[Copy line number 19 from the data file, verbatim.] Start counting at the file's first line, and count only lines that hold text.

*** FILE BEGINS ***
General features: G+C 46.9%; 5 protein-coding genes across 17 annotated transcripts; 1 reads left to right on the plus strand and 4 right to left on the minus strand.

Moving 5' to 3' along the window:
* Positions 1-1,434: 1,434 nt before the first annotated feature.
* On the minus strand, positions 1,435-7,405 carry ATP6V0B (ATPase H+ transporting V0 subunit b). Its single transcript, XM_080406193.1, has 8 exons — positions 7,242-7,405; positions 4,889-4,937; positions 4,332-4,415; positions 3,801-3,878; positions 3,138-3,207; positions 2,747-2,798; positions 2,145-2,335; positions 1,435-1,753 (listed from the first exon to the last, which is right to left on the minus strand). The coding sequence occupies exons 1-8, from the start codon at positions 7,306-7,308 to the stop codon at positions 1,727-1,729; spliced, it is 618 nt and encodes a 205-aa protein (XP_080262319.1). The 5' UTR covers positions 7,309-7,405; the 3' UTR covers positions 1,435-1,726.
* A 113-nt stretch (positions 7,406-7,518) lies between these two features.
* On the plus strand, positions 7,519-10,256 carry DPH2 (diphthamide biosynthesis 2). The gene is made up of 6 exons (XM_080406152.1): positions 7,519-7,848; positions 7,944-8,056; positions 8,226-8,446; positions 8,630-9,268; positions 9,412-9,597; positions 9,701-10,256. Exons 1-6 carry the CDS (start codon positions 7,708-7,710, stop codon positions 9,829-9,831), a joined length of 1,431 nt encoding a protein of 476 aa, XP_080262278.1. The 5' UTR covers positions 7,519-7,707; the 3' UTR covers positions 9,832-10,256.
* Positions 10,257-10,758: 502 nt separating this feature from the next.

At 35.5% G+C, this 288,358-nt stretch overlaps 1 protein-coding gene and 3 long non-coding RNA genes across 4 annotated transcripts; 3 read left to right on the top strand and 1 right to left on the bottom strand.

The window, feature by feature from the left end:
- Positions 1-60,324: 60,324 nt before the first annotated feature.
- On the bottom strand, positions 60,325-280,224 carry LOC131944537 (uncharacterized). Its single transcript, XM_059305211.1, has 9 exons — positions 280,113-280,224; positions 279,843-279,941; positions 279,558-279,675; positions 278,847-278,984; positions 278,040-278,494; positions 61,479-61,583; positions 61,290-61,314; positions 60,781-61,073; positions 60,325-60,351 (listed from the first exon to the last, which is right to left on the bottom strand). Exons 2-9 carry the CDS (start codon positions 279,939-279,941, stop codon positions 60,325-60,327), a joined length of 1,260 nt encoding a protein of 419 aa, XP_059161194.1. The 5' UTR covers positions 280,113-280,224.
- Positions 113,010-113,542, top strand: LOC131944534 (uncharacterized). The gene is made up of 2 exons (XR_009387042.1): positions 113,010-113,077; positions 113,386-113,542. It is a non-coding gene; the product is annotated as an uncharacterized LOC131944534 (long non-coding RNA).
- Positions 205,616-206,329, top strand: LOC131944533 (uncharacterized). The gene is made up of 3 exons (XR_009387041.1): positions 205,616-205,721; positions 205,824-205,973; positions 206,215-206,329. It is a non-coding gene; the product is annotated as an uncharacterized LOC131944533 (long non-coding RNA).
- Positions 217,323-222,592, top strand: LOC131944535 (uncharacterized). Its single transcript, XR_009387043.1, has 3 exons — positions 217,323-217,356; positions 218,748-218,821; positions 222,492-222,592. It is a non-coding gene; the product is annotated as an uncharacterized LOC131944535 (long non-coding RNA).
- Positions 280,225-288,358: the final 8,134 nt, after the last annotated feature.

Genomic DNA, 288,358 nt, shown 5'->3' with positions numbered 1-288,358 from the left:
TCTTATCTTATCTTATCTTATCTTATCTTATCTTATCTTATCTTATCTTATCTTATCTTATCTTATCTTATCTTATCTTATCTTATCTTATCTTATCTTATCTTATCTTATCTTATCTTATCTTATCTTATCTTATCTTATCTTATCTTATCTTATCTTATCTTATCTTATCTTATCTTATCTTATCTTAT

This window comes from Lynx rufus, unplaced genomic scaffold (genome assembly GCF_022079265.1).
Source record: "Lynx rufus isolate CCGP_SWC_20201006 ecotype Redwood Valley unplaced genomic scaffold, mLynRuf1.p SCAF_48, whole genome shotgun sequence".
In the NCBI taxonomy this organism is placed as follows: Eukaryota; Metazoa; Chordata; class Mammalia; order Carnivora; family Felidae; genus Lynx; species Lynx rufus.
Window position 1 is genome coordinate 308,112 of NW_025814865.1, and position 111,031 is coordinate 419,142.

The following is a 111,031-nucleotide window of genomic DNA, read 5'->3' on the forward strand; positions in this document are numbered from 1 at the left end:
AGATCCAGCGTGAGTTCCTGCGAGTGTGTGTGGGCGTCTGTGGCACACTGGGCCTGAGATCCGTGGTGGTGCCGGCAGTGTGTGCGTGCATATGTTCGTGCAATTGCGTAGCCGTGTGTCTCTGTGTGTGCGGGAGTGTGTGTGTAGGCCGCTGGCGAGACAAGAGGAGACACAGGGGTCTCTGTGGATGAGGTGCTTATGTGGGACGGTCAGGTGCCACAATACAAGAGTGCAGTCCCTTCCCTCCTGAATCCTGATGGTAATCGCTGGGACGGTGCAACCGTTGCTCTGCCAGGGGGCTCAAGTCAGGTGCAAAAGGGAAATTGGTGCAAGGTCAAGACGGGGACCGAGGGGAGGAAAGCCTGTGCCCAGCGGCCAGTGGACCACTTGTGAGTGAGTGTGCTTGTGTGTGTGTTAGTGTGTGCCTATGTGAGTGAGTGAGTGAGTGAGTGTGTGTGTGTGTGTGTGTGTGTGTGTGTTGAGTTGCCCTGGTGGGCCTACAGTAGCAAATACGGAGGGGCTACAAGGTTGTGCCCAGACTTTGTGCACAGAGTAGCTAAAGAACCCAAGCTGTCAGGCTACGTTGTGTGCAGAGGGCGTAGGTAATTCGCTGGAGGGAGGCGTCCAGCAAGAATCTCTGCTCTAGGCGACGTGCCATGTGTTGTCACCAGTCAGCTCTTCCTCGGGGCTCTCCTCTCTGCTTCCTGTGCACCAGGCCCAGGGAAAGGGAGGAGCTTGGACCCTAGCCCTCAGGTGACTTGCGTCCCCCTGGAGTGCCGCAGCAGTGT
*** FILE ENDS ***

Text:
Source record: "Lynx rufus isolate CCGP_SWC_20201006 ecotype Redwood Valley unplaced genomic scaffold, mLynRuf1.p SCAF_48, whole genome shotgun sequence".